David Dar (1910-1980) was a Soviet writer who came out as gay after leaving the USSR.

Edward Limionov was also a Russian writer who, once he left Russia, openly lived (and wrote about his life) as a bisexual.  pg. 363 of "Russia's Gay Literature and Culture"


"Twentieth-century Russians who have been openly gay, lesbian or bisexual during at least some part of their lives include activists Yevegeniya Debryanskaya, Roman Kalinin, and Alexander Zaremba; dancers Boris Moiseev and Valery Mikhailovsky, and writers Evgenii Kharitonov (1941-1981)... and Marina Tsvetaeva."
pg. 484 of "Completely Queer"


"May 24, 1974
From the USSR (see RUSSIA) comes a rare public acknowledgement of the country's repressive policies against gay men and lesbians. American news services report that noted FILM director Sergei Paradzhanov has been given six years' hard labor for crimes including "partial homosexuality' and "incitement to suicide." He is one of an estimated 1,000 persons arrested each year on charges related to homosexuality."
pg. 648 of "Completely Queer"


Two years after his death, Yevgeny Kharitonov's openly homoerotic poetry and prose are published for the first time in RUSSIA. Previously distributed via underground samizdat, Kharitonov achieved a reputation as the first major gay male writer in Russia since Mikhail Kuzmin, who died in 1936."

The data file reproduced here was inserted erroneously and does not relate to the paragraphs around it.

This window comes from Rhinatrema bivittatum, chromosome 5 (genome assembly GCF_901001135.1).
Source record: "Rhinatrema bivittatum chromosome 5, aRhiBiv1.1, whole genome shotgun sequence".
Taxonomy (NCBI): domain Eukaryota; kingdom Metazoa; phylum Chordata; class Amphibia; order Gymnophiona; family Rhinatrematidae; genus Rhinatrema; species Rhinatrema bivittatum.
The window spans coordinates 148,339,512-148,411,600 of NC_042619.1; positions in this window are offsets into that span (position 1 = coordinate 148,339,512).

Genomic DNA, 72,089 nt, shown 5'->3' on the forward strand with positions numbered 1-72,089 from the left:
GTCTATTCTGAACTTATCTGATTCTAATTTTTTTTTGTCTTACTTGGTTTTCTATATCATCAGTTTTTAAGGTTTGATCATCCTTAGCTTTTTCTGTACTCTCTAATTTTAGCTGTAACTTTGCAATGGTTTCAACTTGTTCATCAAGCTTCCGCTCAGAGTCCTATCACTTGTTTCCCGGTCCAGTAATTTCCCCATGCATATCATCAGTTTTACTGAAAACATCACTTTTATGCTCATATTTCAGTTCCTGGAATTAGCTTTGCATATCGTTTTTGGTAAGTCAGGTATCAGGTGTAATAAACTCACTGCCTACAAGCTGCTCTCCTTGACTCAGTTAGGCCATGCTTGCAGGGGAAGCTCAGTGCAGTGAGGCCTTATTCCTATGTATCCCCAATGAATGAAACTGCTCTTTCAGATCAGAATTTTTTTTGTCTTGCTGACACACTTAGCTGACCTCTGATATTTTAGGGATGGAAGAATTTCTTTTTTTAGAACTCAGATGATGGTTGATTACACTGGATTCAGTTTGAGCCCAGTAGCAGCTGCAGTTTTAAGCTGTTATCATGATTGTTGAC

pg. 667 of "Completely Queer"

"April 24, 1994
In RUSSIA, Yaroslav Mogutin, the country's most visible openly gay journalist, makes headlines when he attempts to register his marriage to American artist Robert Filippini. The head of Moscow's Wedding Palace No. 4 politely refuses his application."
pg. 669 of "Completely Queer"

Soviet Russian diplomat G.V. Chicherin (1872-1936) was gay. He was Commissar for foreign affairs, (starting under Lenin) until his retirement in 1930, and was the head of the Soviet delegation to the Genoa Conference after World War One. He negotiated - at a secret meeting with Germany's foreign Minister, Rathenau - the Treaty of Rapallo.

There's lots more detail on Chicherin and on how Rathenau was, like Chicherin, "another bachelor, who well understood Chicherin: they had similar tastes" - that's code for them both being men who could fall in love with other men - on pages 145-147 of "Homosexuals In History" by A.L. Rowse. Dorset Press (Macmillian) 1977.


Alexie Apukhtim was a popular Russian poet of the late 1800s and early 1900s, who had a romantic relationship with Peter Tchaikovsky. pg. 351 of "Russia's Gay Literature and Culture" And for more on Tchaikovsky, see day one of our Celebration - taking us full circle!

* * *

The citations from "Russia's Gay Literature and Culture" are from Simon Karlinsky's excellent chapter, "Russia's Gay Literature and Culture: the Impact of the October Revolution" in "Hidden from History: Reclaiming the Gay and Lesbian Past" Edited by Martin Duberman, Martha Vicinus and George Chauncey, Jr. Meridian Press (Penguin), New York. 1989.

The citations from "Completely Queer" are from "Completely Queer: The Gay and Lesbian Encyclopedia" by Steve Hogan and Lee Hudson. Henry Holt, New York, 1998.

No comments: